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Writer Alice Munro, in Victoria on Friday, one day after being named this year’s Nobel laureate.<240>John Lehmann/The Globe and Mail

With a Nobel Prize in literature under her belt and a new crop of readers discovering her work, Alice Munro has decided to forgo the prestigious award ceremonies in December and remain in Victoria.

"She is just too frail," her former husband, Jim Munro, said on Friday in a telephone interview from Munro's Books, the Victoria bookstore the couple founded in the 1960s. "She has won pretty well every award, including the [Man Booker] – so she is not overwhelmed. But she is just tired because of all the publicity."

When Ms. Munro, 82, was named the Nobel laureate in Literature on Oct. 10, Canadians welcomed the news with affectionate tributes and accolades for a writer whose short stories have garnered acclaim for decades. The attention also brought a wave of phone calls and media requests.

The award was especially poignant as it came in a year when Ms. Munro had announced her retirement.

Ms. Munro has no specific health condition that would prevent her from attending the awards, but has decided she is not up to the demands of a long trip, a banquet and other activities, her daughter, Sheila Munro, confirmed.

"Most people over 80 are not doing these types of things," said Sheila Munro, a writer who lives in Victoria and with whom her mother – whose long-time home is in Ontario – intends to spend the winter.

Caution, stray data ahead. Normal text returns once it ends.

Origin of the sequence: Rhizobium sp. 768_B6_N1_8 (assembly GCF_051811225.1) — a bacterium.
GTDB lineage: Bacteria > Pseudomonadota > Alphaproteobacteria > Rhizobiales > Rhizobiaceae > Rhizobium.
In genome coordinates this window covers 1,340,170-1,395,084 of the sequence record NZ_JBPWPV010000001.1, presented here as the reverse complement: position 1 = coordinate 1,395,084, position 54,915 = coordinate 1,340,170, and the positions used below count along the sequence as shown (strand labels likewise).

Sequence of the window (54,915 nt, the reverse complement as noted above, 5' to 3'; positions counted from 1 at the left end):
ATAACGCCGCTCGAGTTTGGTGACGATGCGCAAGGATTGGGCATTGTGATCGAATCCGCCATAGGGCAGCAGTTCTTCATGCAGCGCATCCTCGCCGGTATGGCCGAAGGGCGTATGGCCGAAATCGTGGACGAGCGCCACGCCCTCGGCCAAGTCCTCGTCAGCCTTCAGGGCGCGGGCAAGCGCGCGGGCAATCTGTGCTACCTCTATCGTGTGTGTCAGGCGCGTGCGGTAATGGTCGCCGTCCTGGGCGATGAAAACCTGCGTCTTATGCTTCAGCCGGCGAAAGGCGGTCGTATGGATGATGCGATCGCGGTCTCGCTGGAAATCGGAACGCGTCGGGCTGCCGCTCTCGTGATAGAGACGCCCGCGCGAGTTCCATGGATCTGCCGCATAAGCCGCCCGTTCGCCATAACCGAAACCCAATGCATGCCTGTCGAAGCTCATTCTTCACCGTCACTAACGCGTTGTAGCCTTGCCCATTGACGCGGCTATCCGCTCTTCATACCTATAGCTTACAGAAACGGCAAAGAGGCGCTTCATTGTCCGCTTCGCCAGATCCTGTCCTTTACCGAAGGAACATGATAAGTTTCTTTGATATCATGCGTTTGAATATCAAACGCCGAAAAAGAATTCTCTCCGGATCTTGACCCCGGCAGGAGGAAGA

"She needs a lot of rest ... my priority for her is her health and not getting over-exhausted, no matter how wonderful it would be to be there," Sheila Munro said.

Ms. Munro's other daughter, Jenny, who lives in Port Hope, Ont., is expected to attend the awards on Ms. Munro's behalf, along with her publisher, Douglas Gibson, and others in Stockholm, Sweden, on Dec. 10.

The Nobel has turned the spotlight on Ms. Munro and generated brisk sales of her 14 volumes of short stories.

When Munro's Books opened on the day the award winners were announced, reporters were camped out at the front door and at the Royal Scot Hotel in Victoria, where Ms. Munro was staying.

On hearing the news of her win on the radio, the store manager phoned to order more copies of her books for delivery as soon as possible and has since had to restock.

Hundreds of her books have been sold, a welcome boost to independent booksellers such as Munro's.

"Independent booksellers have always promoted her work," Mr. Munro said on Friday. "Her first book – Dance of the Happy Shades – booksellers promoted that book."

Earlier this year, Ms. Munro said her most recent book, Dear Life, would be her last, but has recently mused about writing more.

The day after she won the Nobel, Ms. Munro told The Globe and Mail the award was unexpected and wonderful.

"It means that you have a lot of appreciation out there," she said. "To a writer, I think this is always a bit of a surprise. And it's great."

Asked if she had anything to say to her fans, she responded, "just keep reading."

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